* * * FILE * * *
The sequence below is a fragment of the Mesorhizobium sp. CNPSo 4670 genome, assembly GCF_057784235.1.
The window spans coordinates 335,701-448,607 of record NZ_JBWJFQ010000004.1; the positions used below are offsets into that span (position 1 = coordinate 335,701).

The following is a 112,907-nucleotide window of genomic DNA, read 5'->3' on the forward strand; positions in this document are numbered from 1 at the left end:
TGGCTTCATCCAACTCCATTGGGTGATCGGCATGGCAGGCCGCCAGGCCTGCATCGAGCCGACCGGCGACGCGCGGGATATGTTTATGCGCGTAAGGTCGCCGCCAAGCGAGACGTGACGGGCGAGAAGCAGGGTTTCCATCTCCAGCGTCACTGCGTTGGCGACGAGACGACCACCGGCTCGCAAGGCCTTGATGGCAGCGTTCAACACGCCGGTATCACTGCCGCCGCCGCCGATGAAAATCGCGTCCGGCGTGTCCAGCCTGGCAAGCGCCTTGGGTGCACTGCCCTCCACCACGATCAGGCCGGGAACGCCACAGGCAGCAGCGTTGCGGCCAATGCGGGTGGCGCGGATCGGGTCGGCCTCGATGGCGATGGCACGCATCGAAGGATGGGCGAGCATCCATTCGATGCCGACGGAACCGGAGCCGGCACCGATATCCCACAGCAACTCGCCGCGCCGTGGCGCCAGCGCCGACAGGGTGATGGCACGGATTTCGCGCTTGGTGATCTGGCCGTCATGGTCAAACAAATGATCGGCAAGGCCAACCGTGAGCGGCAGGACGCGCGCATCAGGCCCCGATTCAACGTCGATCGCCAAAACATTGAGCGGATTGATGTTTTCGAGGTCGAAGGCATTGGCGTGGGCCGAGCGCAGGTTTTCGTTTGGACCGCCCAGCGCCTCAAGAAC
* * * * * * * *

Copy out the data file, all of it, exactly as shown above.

The sequence below is a fragment of the Mesorhizobium sp. CNPSo 4670 genome, assembly GCF_057784235.1.
The window spans coordinates 335,701-448,607 of record NZ_JBWJFQ010000004.1; the positions used below are offsets into that span (position 1 = coordinate 335,701).

The following is a 112,907-nucleotide window of genomic DNA, read 5'->3' on the forward strand; positions in this document are numbered from 1 at the left end:
TGGCTTCATCCAACTCCATTGGGTGATCGGCATGGCAGGCCGCCAGGCCTGCATCGAGCCGACCGGCGACGCGCGGGATATGTTTATGCGCGTAAGGTCGCCGCCAAGCGAGACGTGACGGGCGAGAAGCAGGGTTTCCATCTCCAGCGTCACTGCGTTGGCGACGAGACGACCACCGGCTCGCAAGGCCTTGATGGCAGCGTTCAACACGCCGGTATCACTGCCGCCGCCGCCGATGAAAATCGCGTCCGGCGTGTCCAGCCTGGCAAGCGCCTTGGGTGCACTGCCCTCCACCACGATCAGGCCGGGAACGCCACAGGCAGCAGCGTTGCGGCCAATGCGGGTGGCGCGGATCGGGTCGGCCTCGATGGCGATGGCACGCATCGAAGGATGGGCGAGCATCCATTCGATGCCGACGGAACCGGAGCCGGCACCGATATCCCACAGCAACTCGCCGCGCCGTGGCGCCAGCGCCGACAGGGTGATGGCACGGATTTCGCGCTTGGTGATCTGGCCGTCATGGTCAAACAAATGATCGGCAAGGCCAACCGTGAGCGGCAGGACGCGCGCATCAGGCCCCGATTCAACGTCGATCGCCAAAACATTGAGCGGATTGATGTTTTCGAGGTCGAAGGCATTGGCGTGGGCCGAGCGCAGGTTTTCGTTTGGACCGCCCAGCGCCTCAAGAAC